In Transit Smart Box Initiative: Prevention One core element of CSI is using smarter, "tamper evident" containers that will better secure containerized shipping. Designed to be "tamper evident," the Smart Box couples an internationally approved mechanical seal affixed to an alternate location on the container door with an electronic container security device designed to deter and detect tampering of the container door. If someone attempts to open the cargo door after it has been sealed, the Smart Box device on the door would reflect that there had been an attempted intrusion into the container.
Together with the results of technology testing, Operation Safe Commerce, DHS will have valuable information to assist in developing performance standards for container security.
Ship Security Alert System: Response Like a silent alarm in a bank, a SSAS allows a vessel operator to send a covert alert to shore for incidents involving acts of violence, (such as piracy or terrorism), indicating the security of the ship is under threat or has been compromised. The International Ship and Port Facility Security Code requires new passenger and cargo ships of at least 500 gross tons to install this equipment by July 1, 2004. Existing passenger vessels and cargo vessels must have the equipment installed prior to the first radio survey after July 1, 2004, or by July 1, 2006. Other types of vessels may carry and use SSAS voluntarily.
A u t o m a t e d Targeting System (ATS): Awareness CBP's ATS serves as the premier tool for performing transactional risk assessments and evaluating potential national security risks posed by cargo and passengers arriving by sea, air, truck, and rail. Using pre-arrival information and input from the intelligence community, this rules-based system identifies high-risk targets before they arrive in the United States.
9 6 - H o u r Advance Notice of Arrival: Awareness & Prevention Ships must notify the Coast Guard 96 hours before arriving in a U.S. port and provide detailed information on the crew, passenger, cargo and voyage history. This information is analyzed using databases and intelligence information, including reviewing previous security problems with the vessel or illegal activity on the part of the crew. Part of this analysis will also account for the security environment in previous ports of call. By obtaining this information well in-advance of a vessels arrival, the U.S. Coast Guard is able to make determinations about which vessels require additional attention, including security precautions such as an at- sea boarding or armed escort during transit to and from port.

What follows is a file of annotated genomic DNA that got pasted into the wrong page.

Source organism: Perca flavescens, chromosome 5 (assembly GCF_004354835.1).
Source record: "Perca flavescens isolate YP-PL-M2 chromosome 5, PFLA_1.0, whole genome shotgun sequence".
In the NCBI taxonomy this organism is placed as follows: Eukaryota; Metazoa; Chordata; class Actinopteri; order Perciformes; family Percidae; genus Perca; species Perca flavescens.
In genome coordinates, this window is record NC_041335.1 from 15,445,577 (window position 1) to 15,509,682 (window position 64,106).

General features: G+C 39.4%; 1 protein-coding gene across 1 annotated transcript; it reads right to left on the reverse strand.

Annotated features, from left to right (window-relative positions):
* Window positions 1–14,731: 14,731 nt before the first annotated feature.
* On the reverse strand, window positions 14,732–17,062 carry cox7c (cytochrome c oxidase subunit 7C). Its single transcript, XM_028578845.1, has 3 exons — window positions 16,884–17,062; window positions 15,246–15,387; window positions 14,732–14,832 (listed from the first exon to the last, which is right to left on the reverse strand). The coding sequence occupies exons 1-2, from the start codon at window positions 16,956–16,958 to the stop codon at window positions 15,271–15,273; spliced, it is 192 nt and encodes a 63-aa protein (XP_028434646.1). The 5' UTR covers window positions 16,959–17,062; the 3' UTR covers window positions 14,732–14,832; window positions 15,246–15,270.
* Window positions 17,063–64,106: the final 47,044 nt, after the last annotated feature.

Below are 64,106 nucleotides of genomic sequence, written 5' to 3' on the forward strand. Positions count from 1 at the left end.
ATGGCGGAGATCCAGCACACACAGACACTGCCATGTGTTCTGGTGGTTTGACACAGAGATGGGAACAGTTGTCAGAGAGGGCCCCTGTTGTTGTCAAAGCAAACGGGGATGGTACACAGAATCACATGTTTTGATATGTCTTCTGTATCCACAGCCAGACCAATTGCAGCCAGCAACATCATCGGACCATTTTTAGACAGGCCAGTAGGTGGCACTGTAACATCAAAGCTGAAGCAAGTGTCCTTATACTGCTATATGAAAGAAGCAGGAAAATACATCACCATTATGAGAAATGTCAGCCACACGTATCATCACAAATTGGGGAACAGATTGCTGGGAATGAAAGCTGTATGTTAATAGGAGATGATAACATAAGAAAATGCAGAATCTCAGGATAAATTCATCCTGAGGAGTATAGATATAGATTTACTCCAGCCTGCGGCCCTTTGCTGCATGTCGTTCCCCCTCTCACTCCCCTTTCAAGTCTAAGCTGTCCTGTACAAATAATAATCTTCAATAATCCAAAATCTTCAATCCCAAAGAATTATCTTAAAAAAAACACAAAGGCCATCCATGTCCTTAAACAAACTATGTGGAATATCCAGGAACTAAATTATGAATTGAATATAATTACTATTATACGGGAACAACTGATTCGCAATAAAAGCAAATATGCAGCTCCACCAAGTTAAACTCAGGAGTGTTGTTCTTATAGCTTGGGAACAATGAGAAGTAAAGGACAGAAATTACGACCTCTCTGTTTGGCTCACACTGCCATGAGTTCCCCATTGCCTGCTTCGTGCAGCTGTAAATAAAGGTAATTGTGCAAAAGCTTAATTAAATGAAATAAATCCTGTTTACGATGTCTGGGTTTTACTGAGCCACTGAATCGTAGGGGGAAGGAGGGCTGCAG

Other stories from July 2004 issue
- Ballast Water Management Acquiring Teeth page: 9
- ABS Guidance for Ballast Tank Inert Gas Systems page: 11
- New Crowley Tug Joins Fleet page: 12
- Hawaiian Catamaran: Environmental Awareness In Comfort page: 13
- Lake Express Vessel Enters Service page: 14
- ARL Releases ShipConstructor2005 page: 16
- Complete Vessel Structure Modeling and Part Nesting by Autoship page: 16
- PCU Jimmy Carter Christened page: 21
- And Then There Were Two page: 22
- Offshore Drilling: 5-Year Projection is $189B page: 24
- USCG Accelerates OPC Program page: 24
- Cianbro earns Maritime Stripes page: 26
- German RoRo Bastion page: 29
- Rigdon Marine: PSV Orleans Now Working page: 34
- MAN B&W Debuts 32/40CR Engine in Austria page: 37
- Hoegh Fleet Assessed $ 3 . 5 M Waste Dumping Fine page: 40
- Secure Seas, Open Ports page: 42
- Implementing the Strategy page: 44
- In U.S. Waters & On U.S. Shores page: 46
- Joint Bulker Project Seeks Industry Input page: 55